From what I’ve heard, one of the biggest complaints about this movie I’ve heard is that it has no cohesive narrative. To those people I say…you’re right. This movie indeed does not have a linear plot line. It’s as linear as Duke’s walking pattern. And I completely understand if that bugs you. However, I personally think that it’s lack of a standard three-act structure not only is excusable, it is beneficial to the film’s style. Think about it, the film is basically two blazed people wandering into Las Vegas, do some random stuff, and then leave Las Vegas, all the while under the influence of substances that are made to make your mind fuzzy and unable to think straight. The absence of a standard beginning, middle and end enhances the immersion of the audience into the movie as it makes you, the audience dazed and confused on what the heck’s going on. And what else makes you dazed and confused on what the heck’s going on? You guessed it, low blood pressure! Oh, and also drugs.
I have been giving words upon words upon words of praise for Fear and Loathing. I mean, why else would I call it ‘My Favorite Things’? And so, to counteract that amount, I have thought long and hard about what I might have even slightly disliked about this film. And after vigorous thinking, I have come to conclusion that there is nothing I hate about this film. It’s just right. It makes no sense and complete sense at the same time for it to have no pinpoint negative about it. Fear and Loathing in Las Vegas is just perfect in every possible way.
Looking back, this thousand word essay took me literal weeks to write and polish. And now, I’ve finally finished it. My not-so magnum opus. I feel like Raoul Duke in the movie’s penultimate scene, without his grammatical expertise, of course, in where he monologues to himself about older days. I can feel him crouched over typing, finger hitting key after key, putting his thoughts into words and to share to anyone who has the time to read it. And honestly, is it worth it? Right now, it’s 1:02 am. Any second now, my mother will wake up and see me still typing, which in turn will cause her to force me to go to sleep. All because of what most people refer to as ‘just a film’.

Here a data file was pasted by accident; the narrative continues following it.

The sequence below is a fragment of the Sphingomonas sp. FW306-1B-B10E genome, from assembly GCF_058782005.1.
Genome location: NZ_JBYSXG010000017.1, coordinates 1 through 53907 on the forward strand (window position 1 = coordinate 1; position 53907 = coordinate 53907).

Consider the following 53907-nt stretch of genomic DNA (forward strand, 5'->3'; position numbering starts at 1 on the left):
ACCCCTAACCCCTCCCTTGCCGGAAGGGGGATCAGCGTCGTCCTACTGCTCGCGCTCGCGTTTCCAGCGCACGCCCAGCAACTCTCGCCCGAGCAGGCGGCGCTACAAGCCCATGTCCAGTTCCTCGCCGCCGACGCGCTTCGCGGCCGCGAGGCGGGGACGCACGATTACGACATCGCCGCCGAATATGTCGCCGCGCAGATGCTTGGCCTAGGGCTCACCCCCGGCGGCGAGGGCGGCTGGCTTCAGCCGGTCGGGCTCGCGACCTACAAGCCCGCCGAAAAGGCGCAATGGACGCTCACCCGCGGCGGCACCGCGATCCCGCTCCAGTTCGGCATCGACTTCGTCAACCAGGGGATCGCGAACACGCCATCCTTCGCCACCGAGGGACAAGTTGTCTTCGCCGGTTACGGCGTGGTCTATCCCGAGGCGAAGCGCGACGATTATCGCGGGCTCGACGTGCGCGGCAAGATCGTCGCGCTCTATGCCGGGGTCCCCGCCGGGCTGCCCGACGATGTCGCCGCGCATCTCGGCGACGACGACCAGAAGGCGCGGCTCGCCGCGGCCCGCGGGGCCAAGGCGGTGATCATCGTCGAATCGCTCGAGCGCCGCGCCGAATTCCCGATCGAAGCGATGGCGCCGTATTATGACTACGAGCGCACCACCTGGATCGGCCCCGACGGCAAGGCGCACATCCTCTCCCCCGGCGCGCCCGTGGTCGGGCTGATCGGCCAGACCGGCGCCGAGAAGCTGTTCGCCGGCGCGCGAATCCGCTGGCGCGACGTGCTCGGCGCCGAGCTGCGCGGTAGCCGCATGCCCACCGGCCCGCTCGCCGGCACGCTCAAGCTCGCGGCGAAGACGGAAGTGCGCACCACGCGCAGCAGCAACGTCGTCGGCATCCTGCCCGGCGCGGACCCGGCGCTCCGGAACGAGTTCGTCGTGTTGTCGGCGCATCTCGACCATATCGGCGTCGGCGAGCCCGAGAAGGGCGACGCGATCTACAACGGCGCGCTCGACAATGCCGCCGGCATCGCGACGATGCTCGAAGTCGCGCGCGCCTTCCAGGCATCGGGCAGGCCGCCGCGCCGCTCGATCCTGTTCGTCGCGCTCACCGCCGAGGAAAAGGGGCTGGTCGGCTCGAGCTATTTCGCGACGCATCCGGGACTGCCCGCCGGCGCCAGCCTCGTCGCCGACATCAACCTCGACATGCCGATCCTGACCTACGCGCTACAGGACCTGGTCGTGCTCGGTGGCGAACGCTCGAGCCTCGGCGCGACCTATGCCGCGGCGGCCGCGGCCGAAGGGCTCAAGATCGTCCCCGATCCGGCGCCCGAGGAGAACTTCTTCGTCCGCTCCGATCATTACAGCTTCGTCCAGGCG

And so, in ending my longest writing yet, I answer my own question. Is it worth it to write about something that may have a personal connection to you, but may only seem as just a movie, or worse, a bad movie, to everyone else? I mean, you don’t gain anything from it, if not a bit of recognition, and even that’s a very big if. You’ll just be another writer in the writer kingdom. In months time, this will just be another page in your blog, or another entry in your website. Sure, the feeling of achieving a personal feat may last, but they are just feelings. What else do you get? Is it truly worthwhile to write just because you want to?
And my answer to that is yes. Yes it is.
You wanna know why we where slip-on shoes? That’s where we store our kung fu powers. Watch Bruce Lee films and see what he wears on his feet. In fact, watch any martial arts film made during that era. 9 times out of 10 they wear slip-ons. Laces are for the weak!